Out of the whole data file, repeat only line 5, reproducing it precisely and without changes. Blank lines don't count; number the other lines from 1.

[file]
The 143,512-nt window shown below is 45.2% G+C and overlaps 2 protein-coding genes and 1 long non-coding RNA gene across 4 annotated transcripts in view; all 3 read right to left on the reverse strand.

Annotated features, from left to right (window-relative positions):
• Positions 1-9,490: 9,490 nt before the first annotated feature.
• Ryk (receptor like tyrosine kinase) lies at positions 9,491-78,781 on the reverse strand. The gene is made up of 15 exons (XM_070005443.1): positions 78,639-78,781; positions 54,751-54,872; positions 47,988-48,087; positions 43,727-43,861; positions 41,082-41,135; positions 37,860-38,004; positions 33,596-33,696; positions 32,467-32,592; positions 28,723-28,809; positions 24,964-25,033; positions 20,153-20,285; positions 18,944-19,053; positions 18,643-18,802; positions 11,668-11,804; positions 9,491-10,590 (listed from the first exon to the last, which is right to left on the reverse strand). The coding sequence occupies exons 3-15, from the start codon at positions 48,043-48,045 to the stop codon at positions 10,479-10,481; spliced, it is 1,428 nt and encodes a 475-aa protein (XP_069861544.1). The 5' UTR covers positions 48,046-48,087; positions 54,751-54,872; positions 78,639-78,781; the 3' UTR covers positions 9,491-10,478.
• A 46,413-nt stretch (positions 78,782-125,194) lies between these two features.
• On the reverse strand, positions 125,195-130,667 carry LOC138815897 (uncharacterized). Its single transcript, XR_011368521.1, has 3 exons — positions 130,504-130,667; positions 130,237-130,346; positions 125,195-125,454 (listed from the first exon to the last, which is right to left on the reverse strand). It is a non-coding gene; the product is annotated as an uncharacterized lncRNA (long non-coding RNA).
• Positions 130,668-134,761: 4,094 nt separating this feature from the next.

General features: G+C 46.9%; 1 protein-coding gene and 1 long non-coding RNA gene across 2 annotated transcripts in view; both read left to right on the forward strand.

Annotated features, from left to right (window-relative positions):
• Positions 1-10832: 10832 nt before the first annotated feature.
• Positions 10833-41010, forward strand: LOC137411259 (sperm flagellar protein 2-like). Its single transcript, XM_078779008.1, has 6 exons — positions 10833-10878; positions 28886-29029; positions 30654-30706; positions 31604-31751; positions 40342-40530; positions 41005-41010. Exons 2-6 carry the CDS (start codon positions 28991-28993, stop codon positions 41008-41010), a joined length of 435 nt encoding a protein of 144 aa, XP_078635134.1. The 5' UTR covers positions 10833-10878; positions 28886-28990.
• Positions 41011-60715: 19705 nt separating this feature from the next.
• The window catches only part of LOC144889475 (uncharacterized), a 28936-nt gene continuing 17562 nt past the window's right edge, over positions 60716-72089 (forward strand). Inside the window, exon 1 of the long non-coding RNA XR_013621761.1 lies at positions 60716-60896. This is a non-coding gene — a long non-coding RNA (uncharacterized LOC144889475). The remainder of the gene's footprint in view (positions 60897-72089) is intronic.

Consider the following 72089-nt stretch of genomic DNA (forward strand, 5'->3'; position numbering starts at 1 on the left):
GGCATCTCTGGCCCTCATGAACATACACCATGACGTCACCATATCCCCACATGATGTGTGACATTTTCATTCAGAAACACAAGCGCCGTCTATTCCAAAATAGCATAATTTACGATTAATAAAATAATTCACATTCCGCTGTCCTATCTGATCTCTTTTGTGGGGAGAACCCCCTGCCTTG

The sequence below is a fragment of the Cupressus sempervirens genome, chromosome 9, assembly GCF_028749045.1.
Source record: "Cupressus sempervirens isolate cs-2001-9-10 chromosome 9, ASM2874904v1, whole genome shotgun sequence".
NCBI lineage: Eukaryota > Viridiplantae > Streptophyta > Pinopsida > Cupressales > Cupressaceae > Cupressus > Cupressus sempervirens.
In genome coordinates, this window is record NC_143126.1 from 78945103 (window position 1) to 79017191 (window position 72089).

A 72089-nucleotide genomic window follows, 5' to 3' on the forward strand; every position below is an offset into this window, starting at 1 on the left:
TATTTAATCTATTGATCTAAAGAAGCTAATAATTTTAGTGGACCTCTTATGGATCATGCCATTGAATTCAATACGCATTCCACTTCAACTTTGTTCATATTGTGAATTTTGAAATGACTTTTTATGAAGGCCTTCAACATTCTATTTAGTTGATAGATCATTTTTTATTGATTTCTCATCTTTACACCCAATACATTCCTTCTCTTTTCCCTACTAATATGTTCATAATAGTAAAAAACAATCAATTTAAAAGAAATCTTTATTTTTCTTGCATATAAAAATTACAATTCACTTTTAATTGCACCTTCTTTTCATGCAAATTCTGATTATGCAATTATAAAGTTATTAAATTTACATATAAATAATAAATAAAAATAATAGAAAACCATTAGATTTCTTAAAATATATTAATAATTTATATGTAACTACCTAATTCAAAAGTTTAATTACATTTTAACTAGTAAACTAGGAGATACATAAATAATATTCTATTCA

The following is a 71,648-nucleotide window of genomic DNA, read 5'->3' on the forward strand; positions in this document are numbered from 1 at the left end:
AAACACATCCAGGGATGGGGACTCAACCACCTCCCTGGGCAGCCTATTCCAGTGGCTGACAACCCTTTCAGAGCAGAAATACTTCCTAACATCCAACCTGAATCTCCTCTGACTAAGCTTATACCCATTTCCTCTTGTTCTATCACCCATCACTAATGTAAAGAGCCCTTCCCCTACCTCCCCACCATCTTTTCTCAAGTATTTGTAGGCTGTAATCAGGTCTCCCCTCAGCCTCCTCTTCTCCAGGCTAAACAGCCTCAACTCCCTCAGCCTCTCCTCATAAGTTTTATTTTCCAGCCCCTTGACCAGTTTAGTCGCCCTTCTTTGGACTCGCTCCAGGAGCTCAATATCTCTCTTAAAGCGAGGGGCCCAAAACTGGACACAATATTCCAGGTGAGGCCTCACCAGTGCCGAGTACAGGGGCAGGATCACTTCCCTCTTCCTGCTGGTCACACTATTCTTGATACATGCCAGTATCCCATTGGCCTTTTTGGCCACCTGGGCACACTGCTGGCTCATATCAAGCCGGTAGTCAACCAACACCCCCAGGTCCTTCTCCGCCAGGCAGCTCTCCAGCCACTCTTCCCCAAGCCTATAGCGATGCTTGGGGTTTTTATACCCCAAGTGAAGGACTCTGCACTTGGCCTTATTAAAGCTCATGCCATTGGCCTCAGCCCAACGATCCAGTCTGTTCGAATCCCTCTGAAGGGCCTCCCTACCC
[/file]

• A 46,413-nt stretch (positions 78,782-125,194) lies between these two features.